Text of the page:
Law students applying to Baker & McKenzie in the coming months, beware!

It’s not Baker & McKenzie any more – it’s Baker McKenzie. The firm has decided to drop the ampersand from its name as part of a global rebranding exercise and is also considering changing the name of its UK LLP.

It is understood the firm did not want to change the name of the legal entity during this process because it would be “a headache”, said an insider.

A spokesperson for the firm confirmed that a change in LLP name in the future is under discussion.

The firm, which will now be known as Baker McKenzie, could have spent thousands of pounds in its global rebrand if it has invested in new stationery, signage and business cards for the entire staff as well as a new website, sources told The Lawyer.

“If Baker & McKenzie has spent less than a million pounds on the rebrand, I’m a monkey’s uncle,” an industry source told The Lawyer. “It’s about £500,000 minimum to launch a website, and that’s not including a rebrand on stationary, signs, water bottles… There is no way that it’s less than a million.”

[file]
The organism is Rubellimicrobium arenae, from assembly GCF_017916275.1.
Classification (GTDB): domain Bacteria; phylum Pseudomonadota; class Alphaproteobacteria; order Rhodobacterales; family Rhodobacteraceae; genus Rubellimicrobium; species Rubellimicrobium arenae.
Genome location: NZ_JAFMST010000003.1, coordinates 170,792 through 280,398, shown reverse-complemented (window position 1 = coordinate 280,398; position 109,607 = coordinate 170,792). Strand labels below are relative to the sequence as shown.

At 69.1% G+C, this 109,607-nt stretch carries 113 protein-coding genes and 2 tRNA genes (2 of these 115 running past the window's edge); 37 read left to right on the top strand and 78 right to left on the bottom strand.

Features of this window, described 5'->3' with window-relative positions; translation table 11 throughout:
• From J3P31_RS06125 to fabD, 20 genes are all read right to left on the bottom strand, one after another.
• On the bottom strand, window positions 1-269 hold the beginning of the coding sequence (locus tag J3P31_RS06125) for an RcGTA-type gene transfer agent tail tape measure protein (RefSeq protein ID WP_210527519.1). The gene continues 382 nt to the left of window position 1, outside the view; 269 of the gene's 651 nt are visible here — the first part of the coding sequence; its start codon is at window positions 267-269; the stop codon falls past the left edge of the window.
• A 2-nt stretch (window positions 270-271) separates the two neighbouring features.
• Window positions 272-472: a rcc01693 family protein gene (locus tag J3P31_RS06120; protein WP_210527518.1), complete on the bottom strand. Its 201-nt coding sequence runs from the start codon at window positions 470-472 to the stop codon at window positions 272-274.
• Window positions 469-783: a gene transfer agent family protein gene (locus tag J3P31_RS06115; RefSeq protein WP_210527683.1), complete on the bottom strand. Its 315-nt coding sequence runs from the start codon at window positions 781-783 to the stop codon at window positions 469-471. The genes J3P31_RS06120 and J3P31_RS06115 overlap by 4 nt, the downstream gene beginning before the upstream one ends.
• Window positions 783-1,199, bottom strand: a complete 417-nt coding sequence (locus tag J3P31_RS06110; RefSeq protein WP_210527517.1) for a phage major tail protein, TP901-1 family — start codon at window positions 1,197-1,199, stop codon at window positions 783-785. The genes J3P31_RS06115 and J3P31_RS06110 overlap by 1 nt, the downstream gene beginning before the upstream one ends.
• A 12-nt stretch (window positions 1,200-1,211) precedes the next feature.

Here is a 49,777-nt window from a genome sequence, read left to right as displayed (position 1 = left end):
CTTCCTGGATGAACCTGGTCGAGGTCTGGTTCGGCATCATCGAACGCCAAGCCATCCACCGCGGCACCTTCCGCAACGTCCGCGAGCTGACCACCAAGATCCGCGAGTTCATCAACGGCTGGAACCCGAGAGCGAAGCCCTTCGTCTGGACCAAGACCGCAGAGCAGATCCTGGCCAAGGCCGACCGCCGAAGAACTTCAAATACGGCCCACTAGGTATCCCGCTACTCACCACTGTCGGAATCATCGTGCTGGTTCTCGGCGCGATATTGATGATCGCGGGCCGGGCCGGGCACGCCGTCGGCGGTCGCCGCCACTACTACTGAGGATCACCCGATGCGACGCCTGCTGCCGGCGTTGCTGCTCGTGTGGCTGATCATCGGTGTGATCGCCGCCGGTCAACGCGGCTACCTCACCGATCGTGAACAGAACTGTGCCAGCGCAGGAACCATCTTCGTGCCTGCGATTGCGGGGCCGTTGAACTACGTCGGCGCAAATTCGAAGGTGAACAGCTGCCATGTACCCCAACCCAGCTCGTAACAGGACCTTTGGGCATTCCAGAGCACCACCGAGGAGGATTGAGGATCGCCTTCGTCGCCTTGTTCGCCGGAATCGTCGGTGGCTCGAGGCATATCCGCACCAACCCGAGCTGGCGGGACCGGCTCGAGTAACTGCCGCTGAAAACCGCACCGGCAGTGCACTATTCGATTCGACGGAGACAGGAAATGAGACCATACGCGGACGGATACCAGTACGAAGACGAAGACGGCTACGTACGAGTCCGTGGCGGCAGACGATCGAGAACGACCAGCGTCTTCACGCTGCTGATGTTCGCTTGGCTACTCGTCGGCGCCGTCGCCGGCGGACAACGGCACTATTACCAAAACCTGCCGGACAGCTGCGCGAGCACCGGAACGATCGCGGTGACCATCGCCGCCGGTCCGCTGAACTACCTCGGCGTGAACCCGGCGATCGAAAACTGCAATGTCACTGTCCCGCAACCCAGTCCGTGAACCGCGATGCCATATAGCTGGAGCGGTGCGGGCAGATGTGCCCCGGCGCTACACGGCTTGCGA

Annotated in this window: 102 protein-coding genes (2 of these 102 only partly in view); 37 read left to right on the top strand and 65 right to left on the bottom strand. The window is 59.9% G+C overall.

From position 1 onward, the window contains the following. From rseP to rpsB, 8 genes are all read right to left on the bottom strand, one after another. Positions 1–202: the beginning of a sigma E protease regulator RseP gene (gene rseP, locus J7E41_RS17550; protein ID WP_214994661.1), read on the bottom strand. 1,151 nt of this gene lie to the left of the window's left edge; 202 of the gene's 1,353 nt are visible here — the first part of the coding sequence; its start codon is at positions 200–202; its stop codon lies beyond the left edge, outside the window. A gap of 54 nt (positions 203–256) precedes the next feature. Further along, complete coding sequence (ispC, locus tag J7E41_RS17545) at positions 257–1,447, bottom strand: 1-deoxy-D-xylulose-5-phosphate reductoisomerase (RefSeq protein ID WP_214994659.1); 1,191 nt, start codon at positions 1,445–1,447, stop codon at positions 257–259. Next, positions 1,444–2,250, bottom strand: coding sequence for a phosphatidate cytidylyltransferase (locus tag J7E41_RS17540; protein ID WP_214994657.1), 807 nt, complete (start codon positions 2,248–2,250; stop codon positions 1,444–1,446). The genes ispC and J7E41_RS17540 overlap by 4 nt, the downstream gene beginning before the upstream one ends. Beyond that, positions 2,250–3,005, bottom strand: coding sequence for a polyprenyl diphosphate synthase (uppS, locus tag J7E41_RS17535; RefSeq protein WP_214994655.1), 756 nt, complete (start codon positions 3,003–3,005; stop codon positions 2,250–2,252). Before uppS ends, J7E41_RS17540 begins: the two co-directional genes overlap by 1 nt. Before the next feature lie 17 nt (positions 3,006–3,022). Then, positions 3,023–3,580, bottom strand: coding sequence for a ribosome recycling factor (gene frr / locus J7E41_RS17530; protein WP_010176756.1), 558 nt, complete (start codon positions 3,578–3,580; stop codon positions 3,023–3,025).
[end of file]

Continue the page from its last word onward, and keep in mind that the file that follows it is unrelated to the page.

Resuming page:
Baker & McKenzie, which was named the strongest law firm brand by Acritas for seven years in a row, says that the new logo “is designed to retain the solidity and strength of our existing logo while bringing a fresh, friendly and conversational look that is confident, clear and direct”.

A spokesperson told The Lawyer: “Helping our clients to succeed by simplifying a complex world is at the heart of our promise to our clients and our people. Our new logo and identity reflect that simplicity and strength of purpose.”

Earlier this year, barristers set 39 Essex Street dropped the ‘Street’ from its name to become 39 Essex Chambers.

But not all rebrands have been successful in the past. In 2002, Shepherd & Wedderburn famously got rid of its ampersand and replaced it with a ‘+’ following a rebrand consultation. After a time, the firm decided to revert back to its old name.

Slaughter and May, the only top 50 firm with an ‘and’ in its name, was approached for comment on whether it planned to cut its name in the future. A spokesperson declined to comment but The Lawyer understands through extensive research that the firm will not consider abandoning the ‘and’.